# Deriving the Triple Product/Cyclic Chain Rule from the limit definition of the partial derivative

I'm trying to derive the Triple Product/Cyclic Chain Rule from the limit definition of the partial derivative, and am wondering if someone could help me please?

I state the Rule as follows following wikipedia:

Given a function $$G(x,y,z)=0$$, and assuming that the conditions of the Implicit Function Theorem hold, we may write $$x=x(y,z)$$, $$y = y(x,z)$$, and $$z=z(x,y)$$. Then:

$$\bigg (\frac{\partial x}{\partial y} \bigg )_{z= \bar{z}} \bigg (\frac{\partial y}{\partial z} \bigg )_{x= \bar{x}} \bigg (\frac{\partial z}{\partial x} \bigg )_{y= \bar{y}} = -1$$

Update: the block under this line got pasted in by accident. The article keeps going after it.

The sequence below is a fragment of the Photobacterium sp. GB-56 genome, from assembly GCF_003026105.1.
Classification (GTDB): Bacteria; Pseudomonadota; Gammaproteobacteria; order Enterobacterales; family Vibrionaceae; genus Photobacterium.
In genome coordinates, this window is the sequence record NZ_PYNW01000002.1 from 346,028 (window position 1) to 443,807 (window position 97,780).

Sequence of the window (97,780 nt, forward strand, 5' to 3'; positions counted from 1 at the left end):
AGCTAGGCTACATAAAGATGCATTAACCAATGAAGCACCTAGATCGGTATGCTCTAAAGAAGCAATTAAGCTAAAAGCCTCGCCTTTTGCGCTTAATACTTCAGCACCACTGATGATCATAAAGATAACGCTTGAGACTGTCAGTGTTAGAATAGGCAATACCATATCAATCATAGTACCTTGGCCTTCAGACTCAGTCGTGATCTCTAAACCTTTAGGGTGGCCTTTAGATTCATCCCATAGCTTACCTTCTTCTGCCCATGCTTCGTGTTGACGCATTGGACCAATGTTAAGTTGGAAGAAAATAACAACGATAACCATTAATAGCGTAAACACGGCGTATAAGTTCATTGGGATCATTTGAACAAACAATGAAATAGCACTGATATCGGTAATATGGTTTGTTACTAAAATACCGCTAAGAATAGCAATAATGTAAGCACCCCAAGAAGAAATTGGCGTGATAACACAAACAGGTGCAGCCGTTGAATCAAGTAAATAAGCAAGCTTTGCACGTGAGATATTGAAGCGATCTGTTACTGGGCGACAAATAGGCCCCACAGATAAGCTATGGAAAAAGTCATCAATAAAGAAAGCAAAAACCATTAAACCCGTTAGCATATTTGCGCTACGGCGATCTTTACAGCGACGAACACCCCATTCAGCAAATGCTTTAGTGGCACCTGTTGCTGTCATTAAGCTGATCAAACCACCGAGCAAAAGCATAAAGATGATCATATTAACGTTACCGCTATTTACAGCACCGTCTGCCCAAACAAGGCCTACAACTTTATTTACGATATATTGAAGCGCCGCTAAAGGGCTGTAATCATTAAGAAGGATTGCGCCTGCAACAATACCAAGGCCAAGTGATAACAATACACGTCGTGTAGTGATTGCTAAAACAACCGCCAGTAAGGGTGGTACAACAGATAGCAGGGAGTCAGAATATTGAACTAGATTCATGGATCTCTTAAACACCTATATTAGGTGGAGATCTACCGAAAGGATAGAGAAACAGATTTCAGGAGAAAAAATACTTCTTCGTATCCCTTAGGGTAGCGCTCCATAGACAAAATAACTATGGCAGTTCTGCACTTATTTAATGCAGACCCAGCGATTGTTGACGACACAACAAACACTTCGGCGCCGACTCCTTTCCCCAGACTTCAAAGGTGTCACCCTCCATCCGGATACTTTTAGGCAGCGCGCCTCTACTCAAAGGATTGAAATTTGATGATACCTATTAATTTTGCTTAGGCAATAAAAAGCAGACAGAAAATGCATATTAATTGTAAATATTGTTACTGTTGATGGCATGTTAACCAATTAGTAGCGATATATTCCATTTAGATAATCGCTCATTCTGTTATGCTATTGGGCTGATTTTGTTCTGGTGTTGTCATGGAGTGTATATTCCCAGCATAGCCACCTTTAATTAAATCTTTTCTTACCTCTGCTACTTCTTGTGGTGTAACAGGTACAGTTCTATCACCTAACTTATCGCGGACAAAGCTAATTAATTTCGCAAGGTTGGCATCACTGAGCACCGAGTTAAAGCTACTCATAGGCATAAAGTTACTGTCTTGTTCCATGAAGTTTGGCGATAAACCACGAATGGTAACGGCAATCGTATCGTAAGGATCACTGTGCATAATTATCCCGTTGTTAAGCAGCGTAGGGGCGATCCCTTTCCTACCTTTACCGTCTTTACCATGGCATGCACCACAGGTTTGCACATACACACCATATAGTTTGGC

Re-writing each of the partial derivatives in terms of a limit quotient, the expression on the left hand side becomes:

$$\lim_{\Delta y \to 0} \frac{x(y+\Delta y,\bar{z})-x(y,\bar{z})}{\Delta y}.\lim_{\Delta z \to 0} \frac{y(\bar{x},z+\Delta z)-y(\bar{x},z)}{\Delta z}.\lim_{\Delta x \to 0} \frac{z(x+\Delta x,\bar{y})-z(x,\bar{y})}{\Delta x}$$

And so my question is how do we get from this expression to $$-1$$?

I've thought that perhaps the $$\Delta x, \Delta y$$ and $$\Delta z$$ are related in a way that involves a minus sign, but beyond that am stuck. Guidance gratefully received.